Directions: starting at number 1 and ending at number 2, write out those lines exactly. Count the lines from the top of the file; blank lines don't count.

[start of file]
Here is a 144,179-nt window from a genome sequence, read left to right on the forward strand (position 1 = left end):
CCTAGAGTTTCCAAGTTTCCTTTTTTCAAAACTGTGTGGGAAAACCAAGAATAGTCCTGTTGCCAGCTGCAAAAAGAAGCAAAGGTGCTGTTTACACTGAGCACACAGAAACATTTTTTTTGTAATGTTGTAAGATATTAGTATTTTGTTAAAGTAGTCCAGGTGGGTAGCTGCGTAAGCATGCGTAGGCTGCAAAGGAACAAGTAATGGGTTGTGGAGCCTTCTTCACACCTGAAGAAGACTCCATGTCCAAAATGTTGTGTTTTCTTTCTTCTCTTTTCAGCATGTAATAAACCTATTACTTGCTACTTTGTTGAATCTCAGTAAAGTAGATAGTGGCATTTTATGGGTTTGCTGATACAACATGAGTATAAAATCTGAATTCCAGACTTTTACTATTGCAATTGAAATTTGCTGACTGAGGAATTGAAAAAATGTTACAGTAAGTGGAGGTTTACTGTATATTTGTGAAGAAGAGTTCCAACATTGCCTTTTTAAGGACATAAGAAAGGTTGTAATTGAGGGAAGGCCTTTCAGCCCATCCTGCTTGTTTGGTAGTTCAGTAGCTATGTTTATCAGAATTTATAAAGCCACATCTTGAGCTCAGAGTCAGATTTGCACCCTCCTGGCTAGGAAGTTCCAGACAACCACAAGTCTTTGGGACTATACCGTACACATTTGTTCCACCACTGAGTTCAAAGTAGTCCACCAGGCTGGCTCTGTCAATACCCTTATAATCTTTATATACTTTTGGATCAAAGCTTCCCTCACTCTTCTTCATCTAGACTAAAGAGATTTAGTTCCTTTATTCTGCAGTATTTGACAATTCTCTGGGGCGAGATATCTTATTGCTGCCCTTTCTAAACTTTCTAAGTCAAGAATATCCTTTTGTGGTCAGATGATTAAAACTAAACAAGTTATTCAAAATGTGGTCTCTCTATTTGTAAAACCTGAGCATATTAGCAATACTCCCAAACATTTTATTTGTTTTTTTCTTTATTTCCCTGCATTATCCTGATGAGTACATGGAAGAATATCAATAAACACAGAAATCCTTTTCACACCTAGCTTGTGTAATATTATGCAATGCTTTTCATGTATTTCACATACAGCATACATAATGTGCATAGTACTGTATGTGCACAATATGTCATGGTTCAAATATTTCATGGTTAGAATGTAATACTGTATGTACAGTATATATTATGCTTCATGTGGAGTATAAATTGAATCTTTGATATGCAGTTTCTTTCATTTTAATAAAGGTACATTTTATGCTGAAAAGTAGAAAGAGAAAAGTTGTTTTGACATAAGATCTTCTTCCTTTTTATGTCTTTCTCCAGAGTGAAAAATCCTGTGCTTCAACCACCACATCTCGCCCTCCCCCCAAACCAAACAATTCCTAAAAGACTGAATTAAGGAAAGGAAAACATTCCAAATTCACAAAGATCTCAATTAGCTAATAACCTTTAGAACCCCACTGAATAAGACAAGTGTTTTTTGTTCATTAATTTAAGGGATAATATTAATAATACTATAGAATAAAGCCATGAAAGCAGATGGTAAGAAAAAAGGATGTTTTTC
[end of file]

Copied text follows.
Here is a 144,179-nt window from a genome sequence, read left to right on the forward strand (position 1 = left end):
CCTAGAGTTTCCAAGTTTCCTTTTTTCAAAACTGTGTGGGAAAACCAAGAATAGTCCTGTTGCCAGCTGCAAAAAGAAGCAAAGGTGCTGTTTACACTGAGCACACAGAAACATTTTTTTTGTAATGTTGTAAGATATTAGTATTTTGTTAAAGTAGTCCAGGTGGGTAGCTGCGTAAGCATGCGTAGGCTGCAAAGGAACAAGTAATGGGTTGTGGAGCCTTCTTCACACCTGAAGAAGACTCCATGTCCAAAATGTTGTGTTTTCTTTCTTCTCTTTTCAGCATGTAATAAACCTATTACTTGCTACTTTGTTGAATCTCAGTAAAGTAGATAGTGGCATTTTATGGGTTTGCTGATACAACATGAGTATAAAATCTGAATTCCAGACTTTTACTATTGCAATTGAAATTTGCTGACTGAGGAATTGAAAAAATGTTACAGTAAGTGGAGGTTTACTGTATATTTGTGAAGAAGAGTTCCAACATTGCCTTTTTAAGGACATAAGAAAGGTTGTAATTGAGGGAAGGCCTTTCAGCCCATCCTGCTTGTTTGGTAGTTCAGTAGCTATGTTTATCAGAATTTATAAAGCCACATCTTGAGCTCAGAGTCAGATTTGCACCCTCCTGGCTAGGAAGTTCCAGACAACCACAAGTCTTTGGGACTATACCGTACACATTTGTTCCACCACTGAGTTCAAAGTAGTCCACCAGGCTGGCTCTGTCAATACCCTTATAATCTTTATATACTTTTGGATCAAAGCTTCCCTCACTCTTCTTCATCTAGACTAAAGAGATTTAGTTCCTTTATTCTGCAGTATTTGACAATTCTCTGGGGCGAGATATCTTATTGCTGCCCTTTCTAAACTTTCTAAGTCAAGAATATCCTTTTGTGGTCAGATGATTAAAACTAAACAAGTTATTCAAAATGTGGTCTCTCTATTTGTAAAACCTGAGCATATTAGCAATACTCCCAAACATTTTATTTGTTTTTTTCTTTATTTCCCTGCATTATCCTGATGAGTACATGGAAGAATATCAATAAACACAGAAATCCTTTTCACACCTAGCTTGTGTAATATTATGCAATGCTTTTCATGTATTTCACATACAGCATACATAATGTGCATAGTACTGTATGTGCACAATATGTCATGGTTCAAATATTTCATGGTTAGAATGTAATACTGTATGTACAGTATATATTATGCTTCATGTGGAGTATAAATTGAATCTTTGATATGCAGTTTCTTTCATTTTAATAAAGGTACATTTTATGCTGAAAAGTAGAAAGAGAAAAGTTGTTTTGACATAAGATCTTCTTCCTTTTTATGTCTTTCTCCAGAGTGAAAAATCCTGTGCTTCAACCACCACATCTCGCCCTCCCCCCAAACCAAACAATTCCTAAAAGACTGAATTAAGGAAAGGAAAACATTCCAAATTCACAAAGATCTCAATTAGCTAATAACCTTTAGAACCCCACTGAATAAGACAAGTGTTTTTTGTTCATTAATTTAAGGGATAATATTAATAATACTATAGAATAAAGCCATGAAAGCAGATGGTAAGAAAAAAGGATGTTTTTC